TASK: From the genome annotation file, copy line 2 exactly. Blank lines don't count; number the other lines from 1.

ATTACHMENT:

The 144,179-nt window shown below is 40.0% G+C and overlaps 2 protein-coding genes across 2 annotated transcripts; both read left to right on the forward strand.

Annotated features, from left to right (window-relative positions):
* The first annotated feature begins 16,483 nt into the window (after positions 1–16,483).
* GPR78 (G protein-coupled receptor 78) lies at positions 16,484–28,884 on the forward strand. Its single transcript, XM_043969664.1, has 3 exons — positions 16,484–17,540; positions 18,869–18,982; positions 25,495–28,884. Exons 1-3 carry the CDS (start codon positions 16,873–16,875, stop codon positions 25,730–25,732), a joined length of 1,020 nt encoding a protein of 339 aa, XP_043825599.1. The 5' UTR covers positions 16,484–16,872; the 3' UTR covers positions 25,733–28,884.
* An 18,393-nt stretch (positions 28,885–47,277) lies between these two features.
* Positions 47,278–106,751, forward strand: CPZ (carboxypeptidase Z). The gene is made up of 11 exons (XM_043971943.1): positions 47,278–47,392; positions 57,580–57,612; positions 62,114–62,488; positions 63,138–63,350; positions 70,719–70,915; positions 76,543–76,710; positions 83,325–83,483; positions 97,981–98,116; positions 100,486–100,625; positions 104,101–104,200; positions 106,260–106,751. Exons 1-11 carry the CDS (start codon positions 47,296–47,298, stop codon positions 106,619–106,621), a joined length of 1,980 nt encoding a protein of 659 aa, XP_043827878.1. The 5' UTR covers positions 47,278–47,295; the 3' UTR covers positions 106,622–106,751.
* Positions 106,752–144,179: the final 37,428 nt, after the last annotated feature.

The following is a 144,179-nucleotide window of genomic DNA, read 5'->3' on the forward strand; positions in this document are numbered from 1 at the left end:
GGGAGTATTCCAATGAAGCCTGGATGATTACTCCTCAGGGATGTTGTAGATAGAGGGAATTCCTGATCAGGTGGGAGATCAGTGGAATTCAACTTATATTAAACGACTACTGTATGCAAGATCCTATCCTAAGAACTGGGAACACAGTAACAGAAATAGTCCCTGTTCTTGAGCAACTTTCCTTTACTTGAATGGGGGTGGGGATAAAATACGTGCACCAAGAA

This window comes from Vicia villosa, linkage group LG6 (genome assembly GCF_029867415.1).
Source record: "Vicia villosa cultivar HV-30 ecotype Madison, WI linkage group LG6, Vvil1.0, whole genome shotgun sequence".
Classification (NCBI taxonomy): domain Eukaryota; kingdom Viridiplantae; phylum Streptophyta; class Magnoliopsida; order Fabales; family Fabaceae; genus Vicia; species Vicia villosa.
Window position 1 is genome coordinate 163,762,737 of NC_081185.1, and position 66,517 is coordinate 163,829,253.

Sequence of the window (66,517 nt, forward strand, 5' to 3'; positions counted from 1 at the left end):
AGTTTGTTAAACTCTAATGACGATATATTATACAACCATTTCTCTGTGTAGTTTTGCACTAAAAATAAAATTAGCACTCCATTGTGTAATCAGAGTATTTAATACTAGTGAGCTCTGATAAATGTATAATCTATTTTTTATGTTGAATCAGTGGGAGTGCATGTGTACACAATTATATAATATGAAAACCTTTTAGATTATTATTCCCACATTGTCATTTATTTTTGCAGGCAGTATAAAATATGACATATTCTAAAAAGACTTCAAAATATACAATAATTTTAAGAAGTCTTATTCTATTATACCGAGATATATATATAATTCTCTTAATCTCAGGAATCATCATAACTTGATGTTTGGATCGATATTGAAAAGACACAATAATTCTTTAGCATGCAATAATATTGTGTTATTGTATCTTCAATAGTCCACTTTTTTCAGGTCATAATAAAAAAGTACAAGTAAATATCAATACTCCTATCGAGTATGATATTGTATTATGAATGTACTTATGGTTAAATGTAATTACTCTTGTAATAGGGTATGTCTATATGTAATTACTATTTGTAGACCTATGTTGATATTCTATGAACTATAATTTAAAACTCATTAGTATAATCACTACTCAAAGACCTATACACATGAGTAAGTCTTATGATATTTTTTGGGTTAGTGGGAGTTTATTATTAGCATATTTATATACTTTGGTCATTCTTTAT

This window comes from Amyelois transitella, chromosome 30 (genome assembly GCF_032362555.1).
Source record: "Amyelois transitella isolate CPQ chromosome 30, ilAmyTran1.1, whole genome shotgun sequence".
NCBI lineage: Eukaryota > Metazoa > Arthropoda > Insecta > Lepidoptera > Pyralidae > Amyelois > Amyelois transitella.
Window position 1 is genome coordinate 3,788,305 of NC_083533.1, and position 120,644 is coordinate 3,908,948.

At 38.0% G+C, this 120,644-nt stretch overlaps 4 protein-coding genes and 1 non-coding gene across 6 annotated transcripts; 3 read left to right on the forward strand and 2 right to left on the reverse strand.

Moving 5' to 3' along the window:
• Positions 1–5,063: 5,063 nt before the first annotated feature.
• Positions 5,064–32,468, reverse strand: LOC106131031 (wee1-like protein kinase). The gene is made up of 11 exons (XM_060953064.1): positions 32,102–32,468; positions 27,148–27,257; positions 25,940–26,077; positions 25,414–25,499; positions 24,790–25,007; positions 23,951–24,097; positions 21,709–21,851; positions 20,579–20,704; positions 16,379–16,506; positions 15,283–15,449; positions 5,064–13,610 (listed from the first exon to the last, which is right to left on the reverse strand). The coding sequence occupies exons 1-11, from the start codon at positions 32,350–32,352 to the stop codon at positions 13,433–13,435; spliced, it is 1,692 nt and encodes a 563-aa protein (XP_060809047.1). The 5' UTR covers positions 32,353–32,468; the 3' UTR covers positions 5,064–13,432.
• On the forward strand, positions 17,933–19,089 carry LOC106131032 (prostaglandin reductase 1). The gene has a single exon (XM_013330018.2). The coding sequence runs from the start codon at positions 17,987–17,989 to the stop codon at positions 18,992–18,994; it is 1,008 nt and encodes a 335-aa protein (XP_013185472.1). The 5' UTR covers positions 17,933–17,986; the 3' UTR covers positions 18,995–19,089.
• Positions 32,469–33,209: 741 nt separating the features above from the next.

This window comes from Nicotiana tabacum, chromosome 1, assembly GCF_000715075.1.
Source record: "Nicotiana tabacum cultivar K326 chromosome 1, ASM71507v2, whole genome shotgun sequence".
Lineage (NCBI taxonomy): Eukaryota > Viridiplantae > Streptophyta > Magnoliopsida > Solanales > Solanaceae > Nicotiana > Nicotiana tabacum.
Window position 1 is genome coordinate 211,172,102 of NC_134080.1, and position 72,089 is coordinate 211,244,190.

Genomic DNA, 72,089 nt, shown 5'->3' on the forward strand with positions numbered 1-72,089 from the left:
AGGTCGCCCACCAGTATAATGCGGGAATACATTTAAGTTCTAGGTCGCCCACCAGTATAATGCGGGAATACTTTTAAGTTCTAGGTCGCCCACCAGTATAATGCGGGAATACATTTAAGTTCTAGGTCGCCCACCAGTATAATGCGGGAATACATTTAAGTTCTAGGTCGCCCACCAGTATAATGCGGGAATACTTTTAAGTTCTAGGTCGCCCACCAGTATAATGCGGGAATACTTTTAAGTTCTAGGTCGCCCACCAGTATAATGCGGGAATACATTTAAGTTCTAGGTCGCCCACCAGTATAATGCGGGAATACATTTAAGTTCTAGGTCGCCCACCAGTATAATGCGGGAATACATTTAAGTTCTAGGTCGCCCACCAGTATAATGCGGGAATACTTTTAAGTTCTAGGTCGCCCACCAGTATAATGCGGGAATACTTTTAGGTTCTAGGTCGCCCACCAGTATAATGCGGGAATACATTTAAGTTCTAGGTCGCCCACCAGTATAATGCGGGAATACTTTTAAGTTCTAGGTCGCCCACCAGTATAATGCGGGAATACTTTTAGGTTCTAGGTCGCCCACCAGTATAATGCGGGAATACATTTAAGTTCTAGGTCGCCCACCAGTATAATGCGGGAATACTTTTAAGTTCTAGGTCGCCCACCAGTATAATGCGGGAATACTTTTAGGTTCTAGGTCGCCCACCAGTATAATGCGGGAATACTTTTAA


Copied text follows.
Annotated features, from left to right (window-relative positions):